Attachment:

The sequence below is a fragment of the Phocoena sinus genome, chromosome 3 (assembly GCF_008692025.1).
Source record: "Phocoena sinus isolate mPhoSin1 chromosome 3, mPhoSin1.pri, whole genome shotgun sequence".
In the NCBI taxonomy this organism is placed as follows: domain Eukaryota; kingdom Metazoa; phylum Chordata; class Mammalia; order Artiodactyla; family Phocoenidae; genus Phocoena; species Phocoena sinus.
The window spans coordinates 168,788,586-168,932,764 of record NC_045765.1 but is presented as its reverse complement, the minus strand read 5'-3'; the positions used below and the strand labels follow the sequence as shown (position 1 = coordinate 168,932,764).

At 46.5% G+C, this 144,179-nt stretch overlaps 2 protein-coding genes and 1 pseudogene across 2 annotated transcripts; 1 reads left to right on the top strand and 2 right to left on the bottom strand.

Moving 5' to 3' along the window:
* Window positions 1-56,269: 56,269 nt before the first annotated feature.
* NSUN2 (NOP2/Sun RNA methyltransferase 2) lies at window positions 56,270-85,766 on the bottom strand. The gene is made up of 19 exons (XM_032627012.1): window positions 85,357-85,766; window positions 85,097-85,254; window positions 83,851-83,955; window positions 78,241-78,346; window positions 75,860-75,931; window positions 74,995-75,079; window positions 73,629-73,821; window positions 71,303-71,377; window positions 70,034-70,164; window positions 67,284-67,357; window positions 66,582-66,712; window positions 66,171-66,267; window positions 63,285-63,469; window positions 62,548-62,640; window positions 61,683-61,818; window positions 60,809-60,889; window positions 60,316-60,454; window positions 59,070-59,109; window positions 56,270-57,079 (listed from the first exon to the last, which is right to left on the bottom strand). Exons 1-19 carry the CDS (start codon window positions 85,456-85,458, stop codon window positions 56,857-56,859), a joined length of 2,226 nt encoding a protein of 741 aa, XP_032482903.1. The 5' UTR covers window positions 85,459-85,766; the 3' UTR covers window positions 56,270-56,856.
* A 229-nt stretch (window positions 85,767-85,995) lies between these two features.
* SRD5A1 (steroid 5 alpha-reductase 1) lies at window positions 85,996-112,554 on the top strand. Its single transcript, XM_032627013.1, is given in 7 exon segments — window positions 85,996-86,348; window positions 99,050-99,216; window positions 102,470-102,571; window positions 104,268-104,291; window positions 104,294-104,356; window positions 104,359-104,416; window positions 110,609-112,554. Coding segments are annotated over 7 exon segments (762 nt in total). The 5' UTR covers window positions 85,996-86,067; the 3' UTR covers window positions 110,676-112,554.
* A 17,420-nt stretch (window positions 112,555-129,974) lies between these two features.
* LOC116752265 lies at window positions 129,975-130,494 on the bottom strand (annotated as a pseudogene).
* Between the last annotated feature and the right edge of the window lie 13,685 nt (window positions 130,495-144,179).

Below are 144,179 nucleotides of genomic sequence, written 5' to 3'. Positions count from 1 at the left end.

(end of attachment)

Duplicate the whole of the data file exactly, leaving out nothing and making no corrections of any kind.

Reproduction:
The sequence below is a fragment of the Phocoena sinus genome, chromosome 3 (assembly GCF_008692025.1).
Source record: "Phocoena sinus isolate mPhoSin1 chromosome 3, mPhoSin1.pri, whole genome shotgun sequence".
In the NCBI taxonomy this organism is placed as follows: domain Eukaryota; kingdom Metazoa; phylum Chordata; class Mammalia; order Artiodactyla; family Phocoenidae; genus Phocoena; species Phocoena sinus.
The window spans coordinates 168,788,586-168,932,764 of record NC_045765.1 but is presented as its reverse complement, the minus strand read 5'-3'; the positions used below and the strand labels follow the sequence as shown (position 1 = coordinate 168,932,764).

At 46.5% G+C, this 144,179-nt stretch overlaps 2 protein-coding genes and 1 pseudogene across 2 annotated transcripts; 1 reads left to right on the top strand and 2 right to left on the bottom strand.

Moving 5' to 3' along the window:
* Window positions 1-56,269: 56,269 nt before the first annotated feature.
* NSUN2 (NOP2/Sun RNA methyltransferase 2) lies at window positions 56,270-85,766 on the bottom strand. The gene is made up of 19 exons (XM_032627012.1): window positions 85,357-85,766; window positions 85,097-85,254; window positions 83,851-83,955; window positions 78,241-78,346; window positions 75,860-75,931; window positions 74,995-75,079; window positions 73,629-73,821; window positions 71,303-71,377; window positions 70,034-70,164; window positions 67,284-67,357; window positions 66,582-66,712; window positions 66,171-66,267; window positions 63,285-63,469; window positions 62,548-62,640; window positions 61,683-61,818; window positions 60,809-60,889; window positions 60,316-60,454; window positions 59,070-59,109; window positions 56,270-57,079 (listed from the first exon to the last, which is right to left on the bottom strand). Exons 1-19 carry the CDS (start codon window positions 85,456-85,458, stop codon window positions 56,857-56,859), a joined length of 2,226 nt encoding a protein of 741 aa, XP_032482903.1. The 5' UTR covers window positions 85,459-85,766; the 3' UTR covers window positions 56,270-56,856.
* A 229-nt stretch (window positions 85,767-85,995) lies between these two features.
* SRD5A1 (steroid 5 alpha-reductase 1) lies at window positions 85,996-112,554 on the top strand. Its single transcript, XM_032627013.1, is given in 7 exon segments — window positions 85,996-86,348; window positions 99,050-99,216; window positions 102,470-102,571; window positions 104,268-104,291; window positions 104,294-104,356; window positions 104,359-104,416; window positions 110,609-112,554. Coding segments are annotated over 7 exon segments (762 nt in total). The 5' UTR covers window positions 85,996-86,067; the 3' UTR covers window positions 110,676-112,554.
* A 17,420-nt stretch (window positions 112,555-129,974) lies between these two features.
* LOC116752265 lies at window positions 129,975-130,494 on the bottom strand (annotated as a pseudogene).
* Between the last annotated feature and the right edge of the window lie 13,685 nt (window positions 130,495-144,179).

Below are 144,179 nucleotides of genomic sequence, written 5' to 3'. Positions count from 1 at the left end.